Release Date: September 23, 2011
Contact: Andrew DeSouza, 202-962-7390, email@example.com
Trade Associations Oppose Global Financial Transaction Tax
Washington, DC, September 23, 2011 –A broad group of trade associations sent a letter to U.S. Treasury Secretary Timothy Geithner reiterating their opposition to a financial transaction tax and urged him to continue to encourage other G20 members to resist pressure to adopt proposals for this tax on a global basis.
“A transaction tax will cycle through the entire U.S. economy, harming both investors, and businesses. A number of studies have shown that a FTT will impede the efficiency of markets, impair depth and liquidity, raise costs to issuers, investors, and pensioners, and distort capital flows by discriminating against asset classes,” the associations said in the letter.
The letter stressed how a financial transaction tax would counter strong, sustainable, and balanced growth and will be potentially detrimental to the fragile state of global markets and the economy. Major economies that have adopted a financial transaction tax have had overwhelmingly negative results.
The letter was signed by the Business Roundtable, the Financial Services Forum, the Investment Company Institute, the National Association of Manufacturers, the National Federation of Independent Business, the Securities Industry and Financial Markets Association, and the U.S. Chamber of Commerce.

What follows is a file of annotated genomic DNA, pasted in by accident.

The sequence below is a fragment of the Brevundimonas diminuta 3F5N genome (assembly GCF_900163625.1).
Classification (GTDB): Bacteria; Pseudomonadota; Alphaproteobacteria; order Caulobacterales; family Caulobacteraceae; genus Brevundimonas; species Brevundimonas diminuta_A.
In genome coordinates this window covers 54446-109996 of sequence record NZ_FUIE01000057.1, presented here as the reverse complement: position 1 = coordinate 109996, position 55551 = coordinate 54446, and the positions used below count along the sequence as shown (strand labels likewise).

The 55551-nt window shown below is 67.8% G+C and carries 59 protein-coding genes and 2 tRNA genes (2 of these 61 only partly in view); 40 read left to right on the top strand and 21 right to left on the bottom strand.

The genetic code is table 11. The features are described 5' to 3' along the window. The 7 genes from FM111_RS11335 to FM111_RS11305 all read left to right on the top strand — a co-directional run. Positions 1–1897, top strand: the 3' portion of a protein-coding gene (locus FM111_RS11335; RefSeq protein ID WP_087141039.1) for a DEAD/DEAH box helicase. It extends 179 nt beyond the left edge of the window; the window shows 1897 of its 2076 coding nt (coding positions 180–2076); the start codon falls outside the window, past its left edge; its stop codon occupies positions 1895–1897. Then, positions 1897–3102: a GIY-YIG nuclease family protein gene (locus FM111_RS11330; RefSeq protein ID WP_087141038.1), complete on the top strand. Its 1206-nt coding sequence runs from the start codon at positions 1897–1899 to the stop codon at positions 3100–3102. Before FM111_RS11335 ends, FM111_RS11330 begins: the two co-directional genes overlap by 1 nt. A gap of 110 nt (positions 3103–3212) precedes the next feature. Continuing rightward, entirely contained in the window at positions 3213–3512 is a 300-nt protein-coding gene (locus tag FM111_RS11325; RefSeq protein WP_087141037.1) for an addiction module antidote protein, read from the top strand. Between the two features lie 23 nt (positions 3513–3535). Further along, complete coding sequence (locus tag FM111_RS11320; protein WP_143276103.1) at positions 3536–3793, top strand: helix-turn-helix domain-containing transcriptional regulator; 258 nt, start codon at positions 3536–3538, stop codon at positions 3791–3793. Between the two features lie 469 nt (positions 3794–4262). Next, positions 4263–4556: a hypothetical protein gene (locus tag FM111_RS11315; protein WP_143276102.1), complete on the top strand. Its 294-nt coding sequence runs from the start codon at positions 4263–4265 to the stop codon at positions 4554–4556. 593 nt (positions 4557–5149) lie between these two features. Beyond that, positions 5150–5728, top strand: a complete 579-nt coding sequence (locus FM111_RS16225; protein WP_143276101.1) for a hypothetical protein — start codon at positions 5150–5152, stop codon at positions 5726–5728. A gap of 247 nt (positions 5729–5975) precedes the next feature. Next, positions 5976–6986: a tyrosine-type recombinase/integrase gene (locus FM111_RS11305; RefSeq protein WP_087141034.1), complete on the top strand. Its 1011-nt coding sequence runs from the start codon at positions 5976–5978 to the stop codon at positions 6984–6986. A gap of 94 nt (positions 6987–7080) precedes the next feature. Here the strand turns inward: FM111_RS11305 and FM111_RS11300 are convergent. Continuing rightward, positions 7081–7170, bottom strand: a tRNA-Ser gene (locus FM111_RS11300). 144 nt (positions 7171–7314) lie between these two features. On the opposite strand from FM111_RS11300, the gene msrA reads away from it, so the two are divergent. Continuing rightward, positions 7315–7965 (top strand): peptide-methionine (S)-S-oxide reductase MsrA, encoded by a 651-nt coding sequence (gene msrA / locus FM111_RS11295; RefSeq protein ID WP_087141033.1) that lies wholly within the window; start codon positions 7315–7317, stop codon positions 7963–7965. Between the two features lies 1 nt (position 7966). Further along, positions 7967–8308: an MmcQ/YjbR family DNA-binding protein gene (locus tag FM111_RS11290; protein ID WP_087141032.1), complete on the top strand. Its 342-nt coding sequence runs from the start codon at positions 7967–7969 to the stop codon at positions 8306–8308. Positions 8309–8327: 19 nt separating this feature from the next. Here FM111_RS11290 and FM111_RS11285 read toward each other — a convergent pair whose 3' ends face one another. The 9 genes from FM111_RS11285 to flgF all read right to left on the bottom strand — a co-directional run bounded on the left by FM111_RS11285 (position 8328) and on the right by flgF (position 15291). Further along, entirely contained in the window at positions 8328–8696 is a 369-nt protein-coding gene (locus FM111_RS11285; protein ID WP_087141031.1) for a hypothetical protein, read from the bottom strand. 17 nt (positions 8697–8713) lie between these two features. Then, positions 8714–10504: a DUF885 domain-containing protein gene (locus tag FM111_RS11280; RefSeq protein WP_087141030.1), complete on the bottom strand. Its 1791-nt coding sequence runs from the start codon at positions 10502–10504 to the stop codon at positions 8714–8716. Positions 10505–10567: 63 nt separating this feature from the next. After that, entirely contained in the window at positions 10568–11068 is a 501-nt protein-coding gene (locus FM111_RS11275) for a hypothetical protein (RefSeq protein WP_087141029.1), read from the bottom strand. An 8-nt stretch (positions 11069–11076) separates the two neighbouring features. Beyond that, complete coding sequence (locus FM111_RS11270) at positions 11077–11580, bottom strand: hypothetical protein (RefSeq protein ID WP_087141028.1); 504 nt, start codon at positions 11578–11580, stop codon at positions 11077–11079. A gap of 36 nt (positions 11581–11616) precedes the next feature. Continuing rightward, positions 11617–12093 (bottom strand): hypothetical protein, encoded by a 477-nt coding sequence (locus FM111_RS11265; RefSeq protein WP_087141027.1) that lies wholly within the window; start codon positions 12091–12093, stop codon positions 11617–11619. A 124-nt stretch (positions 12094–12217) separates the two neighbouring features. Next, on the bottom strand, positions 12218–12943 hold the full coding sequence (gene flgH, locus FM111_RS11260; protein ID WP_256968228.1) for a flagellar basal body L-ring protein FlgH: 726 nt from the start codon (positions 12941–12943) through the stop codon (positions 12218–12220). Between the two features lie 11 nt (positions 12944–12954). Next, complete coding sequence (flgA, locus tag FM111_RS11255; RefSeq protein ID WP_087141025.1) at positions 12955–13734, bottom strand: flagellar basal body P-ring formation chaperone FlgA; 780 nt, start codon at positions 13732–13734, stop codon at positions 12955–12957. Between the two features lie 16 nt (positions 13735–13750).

A copy of the letter could be found at the following link: http://www.sifma.org/issues/item.aspx?id=8589935595
The Securities Industry and Financial Markets Association (SIFMA) brings together the shared interests of hundreds of securities firms, banks and asset managers. SIFMA's mission is to support a strong financial industry, investor opportunity, capital formation, job creation and economic growth, while building trust and confidence in the financial markets. SIFMA, with offices in New York and Washington, D.C., is the U.S. regional member of the Global Financial Markets Association (GFMA). For more information, visit http://www.sifma.org.